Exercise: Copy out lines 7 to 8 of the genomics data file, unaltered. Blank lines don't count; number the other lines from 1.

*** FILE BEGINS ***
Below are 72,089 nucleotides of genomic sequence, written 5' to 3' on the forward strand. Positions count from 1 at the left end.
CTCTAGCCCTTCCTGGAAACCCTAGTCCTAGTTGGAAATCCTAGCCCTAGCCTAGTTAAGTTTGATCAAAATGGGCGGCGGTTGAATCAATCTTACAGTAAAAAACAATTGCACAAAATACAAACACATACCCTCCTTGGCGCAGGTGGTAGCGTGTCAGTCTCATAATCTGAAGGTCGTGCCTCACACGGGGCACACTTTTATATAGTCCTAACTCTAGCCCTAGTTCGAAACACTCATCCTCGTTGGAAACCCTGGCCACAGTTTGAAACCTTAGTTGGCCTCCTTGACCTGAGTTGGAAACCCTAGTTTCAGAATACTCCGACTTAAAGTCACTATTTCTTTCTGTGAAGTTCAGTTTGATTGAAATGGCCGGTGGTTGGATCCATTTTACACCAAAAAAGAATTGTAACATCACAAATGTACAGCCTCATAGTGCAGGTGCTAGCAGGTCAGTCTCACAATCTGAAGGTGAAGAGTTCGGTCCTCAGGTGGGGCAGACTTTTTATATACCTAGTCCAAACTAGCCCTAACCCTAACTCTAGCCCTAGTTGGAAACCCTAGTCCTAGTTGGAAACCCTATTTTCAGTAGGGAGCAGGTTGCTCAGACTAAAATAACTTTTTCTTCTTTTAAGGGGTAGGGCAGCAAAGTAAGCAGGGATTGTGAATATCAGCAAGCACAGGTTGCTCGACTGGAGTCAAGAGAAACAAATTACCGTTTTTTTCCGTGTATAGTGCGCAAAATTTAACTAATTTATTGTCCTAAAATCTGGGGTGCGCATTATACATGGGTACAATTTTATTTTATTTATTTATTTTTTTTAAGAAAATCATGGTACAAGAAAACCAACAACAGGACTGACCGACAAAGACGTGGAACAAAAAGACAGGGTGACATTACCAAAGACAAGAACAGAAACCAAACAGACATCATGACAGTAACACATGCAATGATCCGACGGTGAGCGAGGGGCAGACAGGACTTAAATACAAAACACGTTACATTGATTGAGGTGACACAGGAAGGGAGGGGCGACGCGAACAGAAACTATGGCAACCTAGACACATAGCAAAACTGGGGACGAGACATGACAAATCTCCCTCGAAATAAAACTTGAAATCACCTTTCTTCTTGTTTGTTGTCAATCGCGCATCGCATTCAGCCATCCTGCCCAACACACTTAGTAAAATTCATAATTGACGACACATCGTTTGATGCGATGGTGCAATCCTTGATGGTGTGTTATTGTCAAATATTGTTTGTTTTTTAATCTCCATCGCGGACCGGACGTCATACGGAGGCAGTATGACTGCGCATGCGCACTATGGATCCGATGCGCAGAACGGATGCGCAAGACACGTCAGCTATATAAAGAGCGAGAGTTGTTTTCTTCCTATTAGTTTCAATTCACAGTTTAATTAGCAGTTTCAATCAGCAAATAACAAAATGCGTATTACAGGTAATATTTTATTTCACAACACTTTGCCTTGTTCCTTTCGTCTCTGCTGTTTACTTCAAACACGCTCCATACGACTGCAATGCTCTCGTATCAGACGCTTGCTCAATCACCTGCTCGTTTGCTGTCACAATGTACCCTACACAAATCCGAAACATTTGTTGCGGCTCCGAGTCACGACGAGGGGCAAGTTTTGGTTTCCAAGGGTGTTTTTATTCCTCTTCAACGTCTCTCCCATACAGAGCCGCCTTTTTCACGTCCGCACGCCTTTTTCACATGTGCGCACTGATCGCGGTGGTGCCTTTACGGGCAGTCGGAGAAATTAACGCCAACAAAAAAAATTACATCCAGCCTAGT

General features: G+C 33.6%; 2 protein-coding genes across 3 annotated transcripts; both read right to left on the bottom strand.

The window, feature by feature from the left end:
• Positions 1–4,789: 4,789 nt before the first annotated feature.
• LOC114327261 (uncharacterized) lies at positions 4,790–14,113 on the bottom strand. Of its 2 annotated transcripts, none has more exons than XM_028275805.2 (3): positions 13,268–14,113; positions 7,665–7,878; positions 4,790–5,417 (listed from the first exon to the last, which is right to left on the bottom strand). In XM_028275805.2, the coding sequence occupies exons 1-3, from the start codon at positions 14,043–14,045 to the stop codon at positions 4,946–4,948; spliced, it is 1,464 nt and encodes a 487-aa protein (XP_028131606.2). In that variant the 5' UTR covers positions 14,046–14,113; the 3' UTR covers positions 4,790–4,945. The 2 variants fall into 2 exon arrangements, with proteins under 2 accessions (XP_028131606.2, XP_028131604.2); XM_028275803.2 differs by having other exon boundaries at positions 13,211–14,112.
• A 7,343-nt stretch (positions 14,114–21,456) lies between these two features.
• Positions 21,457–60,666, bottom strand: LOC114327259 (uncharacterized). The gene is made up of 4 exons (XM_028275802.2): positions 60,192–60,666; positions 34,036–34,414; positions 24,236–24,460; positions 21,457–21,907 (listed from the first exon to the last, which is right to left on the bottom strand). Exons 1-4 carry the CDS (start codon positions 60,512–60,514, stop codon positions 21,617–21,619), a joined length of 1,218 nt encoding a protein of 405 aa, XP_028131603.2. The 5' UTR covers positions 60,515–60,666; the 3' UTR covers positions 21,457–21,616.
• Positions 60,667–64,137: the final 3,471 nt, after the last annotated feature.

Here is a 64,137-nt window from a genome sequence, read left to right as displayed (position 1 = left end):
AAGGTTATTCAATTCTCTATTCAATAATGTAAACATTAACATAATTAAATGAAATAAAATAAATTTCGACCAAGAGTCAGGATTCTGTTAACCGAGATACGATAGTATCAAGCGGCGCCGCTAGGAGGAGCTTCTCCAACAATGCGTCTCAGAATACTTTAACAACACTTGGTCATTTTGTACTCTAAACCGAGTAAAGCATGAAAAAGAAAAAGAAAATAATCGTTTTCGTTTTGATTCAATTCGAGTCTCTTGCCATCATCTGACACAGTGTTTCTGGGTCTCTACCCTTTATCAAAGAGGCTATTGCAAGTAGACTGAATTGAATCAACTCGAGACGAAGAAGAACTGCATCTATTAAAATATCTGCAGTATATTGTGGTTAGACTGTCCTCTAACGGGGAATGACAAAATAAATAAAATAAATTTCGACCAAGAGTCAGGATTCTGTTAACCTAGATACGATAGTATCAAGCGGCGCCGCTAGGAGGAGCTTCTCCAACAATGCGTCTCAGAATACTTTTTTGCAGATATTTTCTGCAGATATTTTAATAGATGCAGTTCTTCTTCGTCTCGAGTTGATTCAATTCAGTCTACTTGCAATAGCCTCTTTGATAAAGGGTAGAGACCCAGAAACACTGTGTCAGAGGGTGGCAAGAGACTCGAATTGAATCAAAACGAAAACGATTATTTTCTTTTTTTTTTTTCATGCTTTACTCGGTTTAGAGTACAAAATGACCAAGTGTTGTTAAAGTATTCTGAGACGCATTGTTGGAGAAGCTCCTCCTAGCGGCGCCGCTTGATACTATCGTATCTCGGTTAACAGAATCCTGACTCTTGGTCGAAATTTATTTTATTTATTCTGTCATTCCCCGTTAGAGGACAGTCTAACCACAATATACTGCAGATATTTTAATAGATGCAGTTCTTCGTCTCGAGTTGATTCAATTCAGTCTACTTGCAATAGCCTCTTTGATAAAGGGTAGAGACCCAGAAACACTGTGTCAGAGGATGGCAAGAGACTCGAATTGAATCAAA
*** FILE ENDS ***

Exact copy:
• A 7,343-nt stretch (positions 14,114–21,456) lies between these two features.
• Positions 21,457–60,666, bottom strand: LOC114327259 (uncharacterized). The gene is made up of 4 exons (XM_028275802.2): positions 60,192–60,666; positions 34,036–34,414; positions 24,236–24,460; positions 21,457–21,907 (listed from the first exon to the last, which is right to left on the bottom strand). Exons 1-4 carry the CDS (start codon positions 60,512–60,514, stop codon positions 21,617–21,619), a joined length of 1,218 nt encoding a protein of 405 aa, XP_028131603.2. The 5' UTR covers positions 60,515–60,666; the 3' UTR covers positions 21,457–21,616.